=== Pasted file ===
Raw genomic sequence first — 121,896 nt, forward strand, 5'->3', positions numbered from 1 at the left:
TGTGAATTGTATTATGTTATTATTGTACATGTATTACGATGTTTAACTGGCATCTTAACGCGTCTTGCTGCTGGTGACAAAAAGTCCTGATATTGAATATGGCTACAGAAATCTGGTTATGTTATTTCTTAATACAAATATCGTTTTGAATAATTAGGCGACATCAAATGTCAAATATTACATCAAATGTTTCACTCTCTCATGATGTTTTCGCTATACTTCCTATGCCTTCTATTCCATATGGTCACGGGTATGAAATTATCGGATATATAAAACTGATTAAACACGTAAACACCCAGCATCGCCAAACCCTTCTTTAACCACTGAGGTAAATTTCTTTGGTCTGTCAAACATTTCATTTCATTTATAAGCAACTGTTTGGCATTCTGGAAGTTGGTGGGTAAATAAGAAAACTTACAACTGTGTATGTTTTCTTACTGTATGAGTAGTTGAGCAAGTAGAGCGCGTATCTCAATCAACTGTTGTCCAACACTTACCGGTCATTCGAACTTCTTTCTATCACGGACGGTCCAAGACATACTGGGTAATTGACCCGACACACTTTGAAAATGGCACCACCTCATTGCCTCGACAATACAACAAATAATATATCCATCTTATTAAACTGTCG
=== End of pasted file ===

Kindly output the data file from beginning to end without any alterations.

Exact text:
Raw genomic sequence first — 121,896 nt, forward strand, 5'->3', positions numbered from 1 at the left:
TGTGAATTGTATTATGTTATTATTGTACATGTATTACGATGTTTAACTGGCATCTTAACGCGTCTTGCTGCTGGTGACAAAAAGTCCTGATATTGAATATGGCTACAGAAATCTGGTTATGTTATTTCTTAATACAAATATCGTTTTGAATAATTAGGCGACATCAAATGTCAAATATTACATCAAATGTTTCACTCTCTCATGATGTTTTCGCTATACTTCCTATGCCTTCTATTCCATATGGTCACGGGTATGAAATTATCGGATATATAAAACTGATTAAACACGTAAACACCCAGCATCGCCAAACCCTTCTTTAACCACTGAGGTAAATTTCTTTGGTCTGTCAAACATTTCATTTCATTTATAAGCAACTGTTTGGCATTCTGGAAGTTGGTGGGTAAATAAGAAAACTTACAACTGTGTATGTTTTCTTACTGTATGAGTAGTTGAGCAAGTAGAGCGCGTATCTCAATCAACTGTTGTCCAACACTTACCGGTCATTCGAACTTCTTTCTATCACGGACGGTCCAAGACATACTGGGTAATTGACCCGACACACTTTGAAAATGGCACCACCTCATTGCCTCGACAATACAACAAATAATATATCCATCTTATTAAACTGTCG